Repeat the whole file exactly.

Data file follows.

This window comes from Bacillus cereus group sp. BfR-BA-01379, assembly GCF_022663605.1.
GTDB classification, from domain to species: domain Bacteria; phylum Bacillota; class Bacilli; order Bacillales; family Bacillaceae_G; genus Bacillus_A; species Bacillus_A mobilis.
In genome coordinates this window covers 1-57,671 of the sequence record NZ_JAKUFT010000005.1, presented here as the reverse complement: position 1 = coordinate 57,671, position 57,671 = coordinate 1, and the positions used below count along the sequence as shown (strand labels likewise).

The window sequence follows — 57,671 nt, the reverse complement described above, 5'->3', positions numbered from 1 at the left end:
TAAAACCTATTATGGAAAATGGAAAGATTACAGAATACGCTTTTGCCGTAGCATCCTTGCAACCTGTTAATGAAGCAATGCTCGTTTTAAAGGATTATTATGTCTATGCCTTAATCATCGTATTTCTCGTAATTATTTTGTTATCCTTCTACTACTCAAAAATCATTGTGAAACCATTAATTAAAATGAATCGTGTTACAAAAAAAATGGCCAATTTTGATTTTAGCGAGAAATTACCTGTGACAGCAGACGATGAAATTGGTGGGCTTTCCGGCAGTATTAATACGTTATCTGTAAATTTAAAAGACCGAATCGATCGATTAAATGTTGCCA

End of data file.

This window comes from Bacillus cereus group sp. BfR-BA-01379, assembly GCF_022663605.1.
GTDB classification, from domain to species: domain Bacteria; phylum Bacillota; class Bacilli; order Bacillales; family Bacillaceae_G; genus Bacillus_A; species Bacillus_A mobilis.
In genome coordinates this window covers 1-57,671 of the sequence record NZ_JAKUFT010000005.1, presented here as the reverse complement: position 1 = coordinate 57,671, position 57,671 = coordinate 1, and the positions used below count along the sequence as shown (strand labels likewise).

The window sequence follows — 57,671 nt, the reverse complement described above, 5'->3', positions numbered from 1 at the left end:
TAAAACCTATTATGGAAAATGGAAAGATTACAGAATACGCTTTTGCCGTAGCATCCTTGCAACCTGTTAATGAAGCAATGCTCGTTTTAAAGGATTATTATGTCTATGCCTTAATCATCGTATTTCTCGTAATTATTTTGTTATCCTTCTACTACTCAAAAATCATTGTGAAACCATTAATTAAAATGAATCGTGTTACAAAAAAAATGGCCAATTTTGATTTTAGCGAGAAATTACCTGTGACAGCAGACGATGAAATTGGTGGGCTTTCCGGCAGTATTAATACGTTATCTGTAAATTTAAAAGACCGAATCGATCGATTAAATGTTGCCA